Designing for safety
Safety is a priority at every step of the planning, design and construction stage of new road and intersection projects. The City follows the Transportation Association of Canada (TAC) guidelines, and routinely works with external safety consultants and experts.
We also review and recommend changes and improvements to existing infrastructure in an effort to improve road safety. For example, in 2016 were introduced at crosswalks to improve pedestrian safety. By the end of 2017, they will be installed at 29 locations in the city, with more planned for 2018.
In 2016, safety audits were conducted at 13 intersections, identified through collision data and feedback collected from citizens. Based on the results of these audits, improvements, such as the changing light signal timing, new signage, altering lane markings and installing RRFBs, were made to improve safety.
Enforcing the traffic laws
The RCMP oversees a traffic enforcement safety strategy that includes automated traffic enforcement, traffic duty, and safety campaigns.
Specifically at intersections, automated traffic enforcement, including red light cameras and intersection speed cameras, is used to encourage safe driving.
Intersection speed cameras use the same cameras and technology as red light cameras, but tickets are issued to drivers who speed through the intersection regardless of the colour of the signal. The intent is to encourage drivers to slow down and follow the posted speed limits without taking away from other priorities and enforcement efforts of police officers in our city.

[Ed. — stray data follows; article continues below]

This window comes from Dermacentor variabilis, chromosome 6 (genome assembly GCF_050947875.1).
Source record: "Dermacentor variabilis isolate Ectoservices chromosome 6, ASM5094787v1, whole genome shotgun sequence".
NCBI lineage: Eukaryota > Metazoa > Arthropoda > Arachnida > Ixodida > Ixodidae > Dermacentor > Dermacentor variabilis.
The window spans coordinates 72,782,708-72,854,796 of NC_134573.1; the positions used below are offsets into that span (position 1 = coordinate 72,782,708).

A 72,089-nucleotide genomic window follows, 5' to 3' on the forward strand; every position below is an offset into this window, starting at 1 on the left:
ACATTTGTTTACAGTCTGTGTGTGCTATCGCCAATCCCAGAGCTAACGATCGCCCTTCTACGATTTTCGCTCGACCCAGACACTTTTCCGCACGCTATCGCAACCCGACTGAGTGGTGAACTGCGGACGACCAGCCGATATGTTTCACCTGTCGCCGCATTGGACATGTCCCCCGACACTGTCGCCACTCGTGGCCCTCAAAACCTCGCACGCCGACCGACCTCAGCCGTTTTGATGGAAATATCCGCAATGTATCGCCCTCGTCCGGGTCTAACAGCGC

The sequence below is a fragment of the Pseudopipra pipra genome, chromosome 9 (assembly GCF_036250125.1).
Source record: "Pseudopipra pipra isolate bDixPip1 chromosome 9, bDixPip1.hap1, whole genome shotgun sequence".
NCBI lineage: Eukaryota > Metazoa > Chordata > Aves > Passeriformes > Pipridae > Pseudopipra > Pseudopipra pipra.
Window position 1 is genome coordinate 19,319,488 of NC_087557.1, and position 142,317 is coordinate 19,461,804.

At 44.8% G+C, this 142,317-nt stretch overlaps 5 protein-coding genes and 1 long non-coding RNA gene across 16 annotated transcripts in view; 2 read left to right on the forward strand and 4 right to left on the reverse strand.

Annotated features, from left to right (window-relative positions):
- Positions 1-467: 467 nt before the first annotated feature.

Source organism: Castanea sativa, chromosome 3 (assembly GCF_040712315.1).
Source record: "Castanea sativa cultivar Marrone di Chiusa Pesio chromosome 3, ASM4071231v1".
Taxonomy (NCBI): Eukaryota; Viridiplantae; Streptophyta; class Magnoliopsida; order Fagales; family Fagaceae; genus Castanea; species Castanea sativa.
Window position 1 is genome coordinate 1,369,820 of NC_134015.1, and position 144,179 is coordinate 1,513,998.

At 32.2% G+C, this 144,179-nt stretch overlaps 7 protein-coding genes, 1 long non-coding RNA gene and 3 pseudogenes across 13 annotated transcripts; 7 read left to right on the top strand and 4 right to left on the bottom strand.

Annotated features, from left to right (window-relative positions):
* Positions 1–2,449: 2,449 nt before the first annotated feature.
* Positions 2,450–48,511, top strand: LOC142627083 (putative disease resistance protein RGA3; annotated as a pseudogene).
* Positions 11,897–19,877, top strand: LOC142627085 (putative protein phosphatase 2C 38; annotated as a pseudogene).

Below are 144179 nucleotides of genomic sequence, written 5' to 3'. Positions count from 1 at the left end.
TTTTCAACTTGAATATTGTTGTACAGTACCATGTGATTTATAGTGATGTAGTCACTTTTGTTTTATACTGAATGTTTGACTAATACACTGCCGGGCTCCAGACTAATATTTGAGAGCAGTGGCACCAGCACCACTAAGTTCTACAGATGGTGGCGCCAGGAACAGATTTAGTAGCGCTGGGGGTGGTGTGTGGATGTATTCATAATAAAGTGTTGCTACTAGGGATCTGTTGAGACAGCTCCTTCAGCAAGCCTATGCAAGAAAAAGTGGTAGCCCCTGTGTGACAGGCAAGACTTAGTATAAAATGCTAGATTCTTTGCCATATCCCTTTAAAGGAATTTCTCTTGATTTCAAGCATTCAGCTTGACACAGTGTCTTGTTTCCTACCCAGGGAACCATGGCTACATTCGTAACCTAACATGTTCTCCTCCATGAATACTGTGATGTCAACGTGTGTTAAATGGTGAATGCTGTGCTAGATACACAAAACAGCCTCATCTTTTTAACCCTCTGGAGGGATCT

Intersection speed camera warning tickets start September 11, 2017, and tickets with fines will start November 1, 2017. Learn more here.
What you can do
Everyone has a role to play in road safety. Here’s what you can do to keep yourself safe at intersections:
As a driver:
- Slow down, follow the posted speed limit
- Leave space between you and the car in front of you
- Signal your intent
- Watch for pedestrians when turning
- Only enter the intersection when you know you can safely exit
As a pedestrian:
- When crossing at an intersection, always use the crosswalks and pedestrian-activated signals when they're available.
- If crossing where a crosswalk to pedestrian signal is not available, use the Point, Pause, and Proceed method:
- Point: Extend your arm and point in the direction you want to go and make eye contact with the closest driver.
- Pause: Look all four ways: left, right, ahead and behind. Make sure that there are no cars coming and that the traffic safety light indicates you can cross safely.
- Proceed: Stay focused on crossing the road with no distractions.